The Peter Drucker Society Europe has announced the official launch of the 2013 Drucker Challenge, noting that the competition has added an exciting new element this year: a video category.


As in previous years, the 2013 Drucker Challenge will provide an opportunity for students and younger professionals to win prizes and gain free access to the annual Global Peter Drucker Forum, set to be held on November 14 and 15 in Vienna.


"While we continue with the essay contest as in past years, we are proud to introduce an additional option in 2013 as a world premiere for management competitions-the Drucker Challenge Video Contest, that includes a sophisticated voting-system" said Richard Straub, president of the Peter Drucker Society Europe.


Participants are invited to provide an essay, a video or both addressing the subject Innovation Inspiration-Lessons for Innovators From the Arts and Sciences.


The contest is open to students, managers, entrepreneurs and artists under the age of 35. The deadline for submissions is July 1. Prof. Lynda Gratton of the London Business School will chair the judging panel for the essay contest. An online public voting system will be used to determine the winners of the video contest.


Prizes will be awarded to the 40 best entries, including cash prizes of EUR 1,000 to the first-prize winners in the essay and video contests. In the event a single person wins both contests, the cash price will be EUR 4,000.


Both contests are designed to complement and enrich the interdisciplinary exchange of views and ideas at the Drucker Forum.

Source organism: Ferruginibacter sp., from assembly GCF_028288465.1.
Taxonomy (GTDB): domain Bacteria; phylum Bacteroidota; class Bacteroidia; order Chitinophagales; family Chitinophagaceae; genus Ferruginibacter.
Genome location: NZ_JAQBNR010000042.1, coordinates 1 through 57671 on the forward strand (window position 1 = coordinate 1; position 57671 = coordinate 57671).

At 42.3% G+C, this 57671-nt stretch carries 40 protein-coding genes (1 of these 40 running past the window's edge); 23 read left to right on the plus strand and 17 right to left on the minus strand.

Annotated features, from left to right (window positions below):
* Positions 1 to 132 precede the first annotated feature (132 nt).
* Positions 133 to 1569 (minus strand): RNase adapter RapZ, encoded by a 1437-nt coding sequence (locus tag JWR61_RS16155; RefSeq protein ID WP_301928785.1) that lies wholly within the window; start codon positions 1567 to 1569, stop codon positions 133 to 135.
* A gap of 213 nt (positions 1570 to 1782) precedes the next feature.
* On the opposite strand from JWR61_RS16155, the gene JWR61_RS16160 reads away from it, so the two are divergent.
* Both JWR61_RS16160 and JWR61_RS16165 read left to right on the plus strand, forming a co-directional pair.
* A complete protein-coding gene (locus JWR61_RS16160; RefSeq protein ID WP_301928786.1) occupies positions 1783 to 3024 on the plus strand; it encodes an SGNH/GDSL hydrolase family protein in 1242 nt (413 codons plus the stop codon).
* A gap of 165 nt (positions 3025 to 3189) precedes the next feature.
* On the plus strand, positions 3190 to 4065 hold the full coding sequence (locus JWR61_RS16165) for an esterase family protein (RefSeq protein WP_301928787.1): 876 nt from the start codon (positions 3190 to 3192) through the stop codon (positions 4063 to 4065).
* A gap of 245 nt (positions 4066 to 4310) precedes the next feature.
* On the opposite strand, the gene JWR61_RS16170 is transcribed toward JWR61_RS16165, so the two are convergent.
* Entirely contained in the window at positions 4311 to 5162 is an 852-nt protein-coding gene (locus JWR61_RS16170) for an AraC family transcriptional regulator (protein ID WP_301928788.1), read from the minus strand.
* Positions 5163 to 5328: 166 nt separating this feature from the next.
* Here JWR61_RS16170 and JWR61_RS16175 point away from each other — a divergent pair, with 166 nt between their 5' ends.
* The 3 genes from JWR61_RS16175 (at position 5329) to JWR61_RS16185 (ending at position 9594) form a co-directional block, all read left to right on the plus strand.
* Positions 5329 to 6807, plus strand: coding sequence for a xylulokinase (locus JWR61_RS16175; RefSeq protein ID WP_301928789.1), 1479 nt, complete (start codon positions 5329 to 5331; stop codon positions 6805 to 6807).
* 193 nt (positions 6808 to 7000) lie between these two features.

"Peter Drucker believed that management, properly practiced, is a liberal art-and that it draws on all the humanities and social sciences: history, sociology, psychology, theology, art, literature and more," said Rick Wartzman, the executive director of the Drucker Institute at Claremont Graduate University. "The theme of this year's Drucker Challenge-calling on young people to find lessons from the arts and sciences that innovators can draw upon-goes right to the heart of what Drucker was talking about."

About the Peter Drucker Society Europe
The Peter Drucker Society Europe is a practitioner-led, multi-stakeholder group that builds on Peter Drucker's fundamental ideas and ideals with the aim of contributing to the evolution of management as a vital piece of a functioning modern society. It is an affiliate of the Drucker Institute and part of a broad network of Drucker Societies that operate across the globe.


Each year, the Drucker Society Europe organizes the Global Peter Drucker Forum, a crystallizing event where practitioners and management thinkers convene to discuss the future of management in a pragmatic and solution-oriented manner.

The speakers roster for the 2013 Drucker Forum with the theme "Managing Complexity" includes: Tim Brown, CEO of IDEO, John Hagel, Director Deloitte Centre of the Edge, Charles Handy, Management Philospher Julian Birkinshaw and Lynda Gratton from London Business School and Helga Nowotny, President of the European Research Council.